With the speed of a galloping horse, the great blue Morpho butterfly rushes through the tropical jungle. Faster, far faster, than even the giant swallowtail of North America, the Morpho flies along a dim forest trail. The collector who tries to sweep it into his net is astonished to see the huge blue creature leap up, as he strikes for it, in one great bound that flings it to the very tops of the jungle. The sunlight strikes the myriad tiny prisms of the wings and suddenly the blue is no longer just a blue, but a dazzling glory, a blazing mirror of light so bright it hurts the eyes. A large bird dives for this shining blue prize and equally suddenly the brilliant Morpho disappears, yes disappears completely into thin air.
Continue reading “Morpho Rhetinor 尖翅蓝闪蝶 (Family Morphidae, Morphos”
Sometimes butterflies light on people and calmly sun themselves! The Tawny Emperor is a butterfly that commonly does this, and this is one of the most likely ways you may see it, as otherwise, it is a most wonderful camouflager. It may be common around the edges of woods, especially where they are hackberry trees, but it is not commonly seen because the light brown and dark brown markings and colors so perfectly merge with the brown lights and shadows of such places that few people see the butterfly.
Continue reading “Tawny Emperor 黄褐色帝王蝶 (Family Nymphalidae, Brush-footed Butterflies)”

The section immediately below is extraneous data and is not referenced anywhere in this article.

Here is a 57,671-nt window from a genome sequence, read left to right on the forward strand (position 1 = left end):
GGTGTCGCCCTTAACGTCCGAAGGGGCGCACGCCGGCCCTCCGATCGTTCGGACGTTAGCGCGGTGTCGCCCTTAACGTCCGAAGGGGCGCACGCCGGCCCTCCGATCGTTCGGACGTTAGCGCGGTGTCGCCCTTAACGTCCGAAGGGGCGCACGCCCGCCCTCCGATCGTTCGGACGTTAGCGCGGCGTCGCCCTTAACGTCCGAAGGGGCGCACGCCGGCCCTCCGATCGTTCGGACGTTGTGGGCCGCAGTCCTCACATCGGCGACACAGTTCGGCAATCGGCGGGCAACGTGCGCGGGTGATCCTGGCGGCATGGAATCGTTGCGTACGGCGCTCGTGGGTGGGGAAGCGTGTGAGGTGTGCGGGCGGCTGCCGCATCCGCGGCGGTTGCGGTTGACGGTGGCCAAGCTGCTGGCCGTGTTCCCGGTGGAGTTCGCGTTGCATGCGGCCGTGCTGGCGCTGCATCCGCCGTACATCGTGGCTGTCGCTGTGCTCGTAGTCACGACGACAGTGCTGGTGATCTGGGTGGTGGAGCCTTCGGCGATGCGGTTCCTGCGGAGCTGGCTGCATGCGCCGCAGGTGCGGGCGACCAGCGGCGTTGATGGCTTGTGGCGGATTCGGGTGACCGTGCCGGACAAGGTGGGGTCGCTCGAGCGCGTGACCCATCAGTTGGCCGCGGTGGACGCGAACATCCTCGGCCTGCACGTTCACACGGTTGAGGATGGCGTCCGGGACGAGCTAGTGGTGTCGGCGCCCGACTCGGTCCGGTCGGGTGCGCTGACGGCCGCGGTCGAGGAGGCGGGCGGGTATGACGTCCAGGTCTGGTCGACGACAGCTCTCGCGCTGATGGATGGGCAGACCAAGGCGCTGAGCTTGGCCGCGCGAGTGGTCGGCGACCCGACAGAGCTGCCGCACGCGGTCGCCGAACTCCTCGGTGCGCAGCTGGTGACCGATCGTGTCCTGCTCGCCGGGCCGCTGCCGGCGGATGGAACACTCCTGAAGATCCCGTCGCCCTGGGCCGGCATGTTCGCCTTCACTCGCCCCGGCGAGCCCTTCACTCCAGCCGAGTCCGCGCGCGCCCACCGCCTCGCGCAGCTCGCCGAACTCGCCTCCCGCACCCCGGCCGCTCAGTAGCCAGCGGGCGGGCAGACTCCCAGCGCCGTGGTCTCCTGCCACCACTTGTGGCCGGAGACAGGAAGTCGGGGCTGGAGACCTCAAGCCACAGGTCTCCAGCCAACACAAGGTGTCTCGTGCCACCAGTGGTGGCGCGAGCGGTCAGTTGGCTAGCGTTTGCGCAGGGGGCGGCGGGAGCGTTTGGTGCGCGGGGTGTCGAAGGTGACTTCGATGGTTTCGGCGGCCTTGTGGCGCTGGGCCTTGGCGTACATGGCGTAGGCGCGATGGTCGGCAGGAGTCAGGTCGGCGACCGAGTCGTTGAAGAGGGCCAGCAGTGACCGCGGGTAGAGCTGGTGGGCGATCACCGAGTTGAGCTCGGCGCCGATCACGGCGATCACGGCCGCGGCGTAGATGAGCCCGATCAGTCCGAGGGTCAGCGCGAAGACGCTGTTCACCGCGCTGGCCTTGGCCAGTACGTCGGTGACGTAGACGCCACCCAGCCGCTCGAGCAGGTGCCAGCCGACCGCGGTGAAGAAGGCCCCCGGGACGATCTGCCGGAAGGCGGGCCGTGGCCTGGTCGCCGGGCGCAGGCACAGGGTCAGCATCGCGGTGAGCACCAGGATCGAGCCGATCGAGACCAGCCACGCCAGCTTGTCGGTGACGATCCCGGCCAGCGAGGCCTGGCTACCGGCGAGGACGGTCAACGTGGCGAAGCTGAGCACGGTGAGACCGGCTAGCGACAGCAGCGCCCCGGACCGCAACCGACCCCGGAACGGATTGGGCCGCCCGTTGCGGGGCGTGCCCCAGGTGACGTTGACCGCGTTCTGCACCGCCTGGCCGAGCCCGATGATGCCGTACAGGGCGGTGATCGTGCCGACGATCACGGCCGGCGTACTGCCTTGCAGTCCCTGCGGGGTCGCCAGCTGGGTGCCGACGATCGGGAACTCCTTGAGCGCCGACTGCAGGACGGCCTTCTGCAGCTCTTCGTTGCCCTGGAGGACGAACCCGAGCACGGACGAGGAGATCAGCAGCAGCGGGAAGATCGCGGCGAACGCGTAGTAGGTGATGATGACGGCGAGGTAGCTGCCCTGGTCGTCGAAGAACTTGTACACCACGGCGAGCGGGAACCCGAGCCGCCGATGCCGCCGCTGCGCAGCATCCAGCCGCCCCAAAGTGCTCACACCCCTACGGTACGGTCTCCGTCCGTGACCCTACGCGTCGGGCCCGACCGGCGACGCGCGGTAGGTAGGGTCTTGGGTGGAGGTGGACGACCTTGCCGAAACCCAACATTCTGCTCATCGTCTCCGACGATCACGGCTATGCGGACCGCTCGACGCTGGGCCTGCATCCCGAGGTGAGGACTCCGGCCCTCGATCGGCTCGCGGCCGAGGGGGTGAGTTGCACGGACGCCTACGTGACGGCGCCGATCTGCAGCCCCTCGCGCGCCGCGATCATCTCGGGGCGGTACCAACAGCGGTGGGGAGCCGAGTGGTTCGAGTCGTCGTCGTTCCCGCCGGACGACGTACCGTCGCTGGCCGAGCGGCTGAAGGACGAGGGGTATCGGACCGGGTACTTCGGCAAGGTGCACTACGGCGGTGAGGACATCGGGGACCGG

This delightful little butterfly of the warm states, from Nebraska, Connecticut, and California south through all the tropics of America, sometimes flames like yellow-orange fire in the sunlight as it skips from flower to flower. The bright wings are brightened still more by sharp yellow rays that extend along the veins of the hind wings, making each butterfly look like a rayed sun of light. Another distinguishing feature is the very short antennae, each with a little slightly curved club.
Continue reading “Fiery Skipper 船长蝴蝶 (Family Hesperidae, Skippers)”
Where the moonlight sends its liquid rays through the leaves of night and the scents of honeysuckle and thyme, sweet gum and mint and evening primrose fill the air with perfumed magic, there comes on the warm waves of the summer air a winged creature more fairy-like than any other that dwell in the woods. In fact, you can well imagine stories of fairies arising because of people seeing Luna Moths in their nightly wanderings. When the moonlight strikes a Luna it seems to glow as with fire, the white body a gem of light, the green wings shining like emeralds and the red feathery antennae and red eyes like gleaming bits of fire opal or ruby. The Luna is a creature of utter grace, wafting sometimes slowly through the air with the mysterious silence of a green ghost, other times suddenly flashing its wings like bright swords as it flies at great speed out of the depths of a dark canyon. It is found over most of the cast and as far west as Texas and the Great Plains.
Continue reading “Luna Moth 月形天蚕蛾 (Family Saturnidae, Silk Moths)”
This giant hawk moth, with a wing-spread of almost five inches, is such a powerful flier that sometimes ships a thousand miles at sea have found one clinging exhausted to the mast. Almost all over North, South, and Central America, except in the regions of great cold, this great journey is found. If, on a summer evening, you look into the darkening sky and see one of the wings and the speed and sureness of its flight.
Continue reading “Tomato Sphinx 番茄天蛾 (Family Sphingidae, Sphinx Moths)”